Grand Hotel de Londres
Asmalı Mescit Mahallesi, Meşrutiyet Cd. No:53, 34430 Beyoğlu/İstanbul, Turkey -
☏ +90 212 245 06 70 - www.londrahotel.net
Istanbul’s geography is misleading. Split between Europe and Asia, its location has led many to believe this is where East meets West—a platitude that seems inescapable. Indeed, those cultures that claim to be the natural and exclusive heirs to Greco-Roman/Judeo-Christian traditions labeled “Western” need a concrete opposite they can point to on a map to make sense of their self-proclamation. Their jingoistic aspirations to history have put Istanbul’s bordering position at the center of their identity. Thus, if anything, Istanbul is where the West meets the “West”, while the “East” is summoned as an antithetical ghost, a dissociated part that haunts and seduces its repressor with impenetrable values.
On the same street as the Turkish iteration of the Soho House, and Pera Palace that accommodated the intelligentsia arriving here on the Oriental Express, the Grand Hotel de Londres seems a tad out of place. Though the name suggests state-of-the-art luxury, the hotel is in fact rickety: it cannot boast five stars, and certainly not a Michelin one for a restaurant that is hidden in the basement. Doors are squeaky and thin; the pedestrian colors and fixtures in the bathrooms are bland if not ugly; mattresses are saggy and their springs screech at a touch; televisions are boxes with cancerous cathode tubes; and the art in the rooms belongs nowhere but in a 99-cent store.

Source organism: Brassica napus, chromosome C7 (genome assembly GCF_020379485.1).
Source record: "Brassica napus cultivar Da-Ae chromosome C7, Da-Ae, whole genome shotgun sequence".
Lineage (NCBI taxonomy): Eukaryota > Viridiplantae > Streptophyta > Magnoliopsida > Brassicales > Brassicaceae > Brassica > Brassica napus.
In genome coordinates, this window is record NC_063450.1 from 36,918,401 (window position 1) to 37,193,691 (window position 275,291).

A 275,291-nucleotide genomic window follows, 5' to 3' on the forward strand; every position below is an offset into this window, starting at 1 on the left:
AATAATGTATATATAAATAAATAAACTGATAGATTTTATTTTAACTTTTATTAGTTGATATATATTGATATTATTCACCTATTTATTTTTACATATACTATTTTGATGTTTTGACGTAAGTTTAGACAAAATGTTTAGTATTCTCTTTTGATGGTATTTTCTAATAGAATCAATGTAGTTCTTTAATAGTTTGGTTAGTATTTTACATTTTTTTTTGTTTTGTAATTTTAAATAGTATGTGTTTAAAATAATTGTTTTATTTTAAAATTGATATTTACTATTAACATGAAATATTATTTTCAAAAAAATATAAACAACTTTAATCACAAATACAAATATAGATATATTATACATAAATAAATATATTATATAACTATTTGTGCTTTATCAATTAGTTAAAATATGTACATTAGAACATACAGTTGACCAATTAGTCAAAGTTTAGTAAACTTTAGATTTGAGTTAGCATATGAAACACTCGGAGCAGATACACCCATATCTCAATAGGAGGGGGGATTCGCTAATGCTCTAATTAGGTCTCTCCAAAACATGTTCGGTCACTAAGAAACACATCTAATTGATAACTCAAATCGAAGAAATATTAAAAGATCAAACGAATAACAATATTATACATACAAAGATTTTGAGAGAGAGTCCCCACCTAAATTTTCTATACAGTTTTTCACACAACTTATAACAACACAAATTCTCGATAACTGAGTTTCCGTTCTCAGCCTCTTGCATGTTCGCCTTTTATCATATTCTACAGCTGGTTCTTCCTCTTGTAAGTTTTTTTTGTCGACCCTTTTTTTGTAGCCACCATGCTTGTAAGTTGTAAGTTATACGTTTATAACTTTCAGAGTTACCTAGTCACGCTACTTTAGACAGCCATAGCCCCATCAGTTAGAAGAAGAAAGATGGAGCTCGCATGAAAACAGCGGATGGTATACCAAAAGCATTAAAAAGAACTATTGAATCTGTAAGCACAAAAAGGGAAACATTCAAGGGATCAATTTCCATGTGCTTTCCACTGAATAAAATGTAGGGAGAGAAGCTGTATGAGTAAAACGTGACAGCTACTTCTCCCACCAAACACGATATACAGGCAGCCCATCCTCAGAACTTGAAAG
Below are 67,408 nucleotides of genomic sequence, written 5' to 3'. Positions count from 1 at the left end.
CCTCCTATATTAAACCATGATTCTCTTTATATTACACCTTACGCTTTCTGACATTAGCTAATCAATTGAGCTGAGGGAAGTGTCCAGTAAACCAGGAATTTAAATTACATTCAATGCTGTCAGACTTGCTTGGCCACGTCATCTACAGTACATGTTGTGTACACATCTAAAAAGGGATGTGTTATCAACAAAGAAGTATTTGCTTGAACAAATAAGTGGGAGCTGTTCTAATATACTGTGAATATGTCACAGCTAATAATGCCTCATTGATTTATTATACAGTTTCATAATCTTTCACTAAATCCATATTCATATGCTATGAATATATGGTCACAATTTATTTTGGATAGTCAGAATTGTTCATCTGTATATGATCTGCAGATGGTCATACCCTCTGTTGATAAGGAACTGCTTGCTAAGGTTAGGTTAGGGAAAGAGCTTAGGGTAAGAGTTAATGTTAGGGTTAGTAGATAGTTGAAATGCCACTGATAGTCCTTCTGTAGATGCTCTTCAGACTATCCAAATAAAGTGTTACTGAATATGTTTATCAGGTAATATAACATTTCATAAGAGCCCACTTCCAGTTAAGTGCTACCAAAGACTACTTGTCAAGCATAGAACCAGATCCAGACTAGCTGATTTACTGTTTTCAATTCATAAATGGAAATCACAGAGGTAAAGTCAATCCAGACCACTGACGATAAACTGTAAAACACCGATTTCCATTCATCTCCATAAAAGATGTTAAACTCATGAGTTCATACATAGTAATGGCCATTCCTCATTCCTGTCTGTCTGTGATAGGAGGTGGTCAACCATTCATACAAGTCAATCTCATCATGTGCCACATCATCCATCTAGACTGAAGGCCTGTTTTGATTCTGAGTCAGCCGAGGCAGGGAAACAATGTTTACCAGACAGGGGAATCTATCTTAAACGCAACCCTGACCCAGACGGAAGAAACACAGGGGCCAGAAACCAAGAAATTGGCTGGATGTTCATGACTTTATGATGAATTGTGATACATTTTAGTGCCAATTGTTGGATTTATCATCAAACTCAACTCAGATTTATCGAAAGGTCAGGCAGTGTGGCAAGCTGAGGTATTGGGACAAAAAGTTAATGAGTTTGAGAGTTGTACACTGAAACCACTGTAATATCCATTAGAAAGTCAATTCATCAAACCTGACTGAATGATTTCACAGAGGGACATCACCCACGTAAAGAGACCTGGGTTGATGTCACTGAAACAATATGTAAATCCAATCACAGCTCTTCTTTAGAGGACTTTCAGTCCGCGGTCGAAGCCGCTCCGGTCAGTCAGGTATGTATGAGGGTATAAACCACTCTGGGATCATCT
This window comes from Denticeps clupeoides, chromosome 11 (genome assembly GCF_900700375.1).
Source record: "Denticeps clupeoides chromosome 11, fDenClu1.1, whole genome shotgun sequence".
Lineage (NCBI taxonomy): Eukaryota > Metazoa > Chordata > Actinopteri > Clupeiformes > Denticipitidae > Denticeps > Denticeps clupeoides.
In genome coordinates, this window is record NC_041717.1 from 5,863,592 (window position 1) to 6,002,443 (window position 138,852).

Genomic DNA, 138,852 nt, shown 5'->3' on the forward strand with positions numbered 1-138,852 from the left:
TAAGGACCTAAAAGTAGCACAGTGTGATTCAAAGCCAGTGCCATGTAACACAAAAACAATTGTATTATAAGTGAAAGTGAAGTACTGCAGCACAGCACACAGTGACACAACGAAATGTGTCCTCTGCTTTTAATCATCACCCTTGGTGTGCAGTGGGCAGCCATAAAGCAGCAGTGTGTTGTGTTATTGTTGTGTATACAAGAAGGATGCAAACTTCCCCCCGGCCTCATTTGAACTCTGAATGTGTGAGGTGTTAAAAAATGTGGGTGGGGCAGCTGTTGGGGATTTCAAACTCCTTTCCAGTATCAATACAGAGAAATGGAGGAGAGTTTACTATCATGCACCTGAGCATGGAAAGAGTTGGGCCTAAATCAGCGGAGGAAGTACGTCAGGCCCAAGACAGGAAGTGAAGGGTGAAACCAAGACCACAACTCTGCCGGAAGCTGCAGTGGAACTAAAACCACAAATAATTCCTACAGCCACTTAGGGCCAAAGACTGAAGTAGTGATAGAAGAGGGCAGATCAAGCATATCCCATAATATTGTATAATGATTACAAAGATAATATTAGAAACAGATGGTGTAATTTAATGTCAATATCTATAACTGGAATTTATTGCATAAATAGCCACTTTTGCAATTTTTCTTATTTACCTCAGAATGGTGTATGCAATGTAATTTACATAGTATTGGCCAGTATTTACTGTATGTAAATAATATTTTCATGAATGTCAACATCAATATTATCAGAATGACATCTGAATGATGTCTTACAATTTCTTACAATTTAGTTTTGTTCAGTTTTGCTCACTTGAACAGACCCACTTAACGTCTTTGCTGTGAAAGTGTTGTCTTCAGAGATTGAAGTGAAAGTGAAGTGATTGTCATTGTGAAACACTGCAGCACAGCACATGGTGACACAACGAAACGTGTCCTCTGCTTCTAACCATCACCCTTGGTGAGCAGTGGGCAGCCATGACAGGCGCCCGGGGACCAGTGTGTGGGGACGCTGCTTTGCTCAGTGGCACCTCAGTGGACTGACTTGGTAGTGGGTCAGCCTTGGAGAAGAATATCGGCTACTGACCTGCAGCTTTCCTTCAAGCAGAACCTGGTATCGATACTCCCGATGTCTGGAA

Yet despite all the shortcomings, the Londres’s name is far from a misnomer: its equivocal grandeur is easily overlooked, but it surpasses that of most other places. Just like Pera Palace, fashioned in the style of a French hotel, the Londres has bordeaux and golden heraldic finishings on carpets, walls, and drapes; like Pera Palace, which echoes English hotel rooms named after celebrities who stayed in them, the Londres named a room after Agatha Christie; yet, unlike Pera Palace, Agatha Christie never stayed at the Londres! This makes it not only a hotel that imitates a hotel that imitates other hotels, but one that is unabashedly mythomaniac.
"Mobile furnaces, indoor motorcycles, talking parrots, caryatids carrying the disheveled outside façade, along with other stuff and nonsense, bare the hotel’s trickster soul."
The concierge speaks German to the English, Spanish to the Italian, and French to all the others. But when a common language is reached, the confidential tone gives the feeling of having always been a regular here, at home away from home, conversing with a friend who tries to explore absurd questions and fancies about life. Back in the room, from the windows that open onto a breathtaking view of the Golden Horn, the noise of traffic mixes with the harmonious call from the thousand minarets of the city. The Westerner wakes from a deep nap, overwhelmed by an unexplainable feeling that washes away all the drowsiness. AP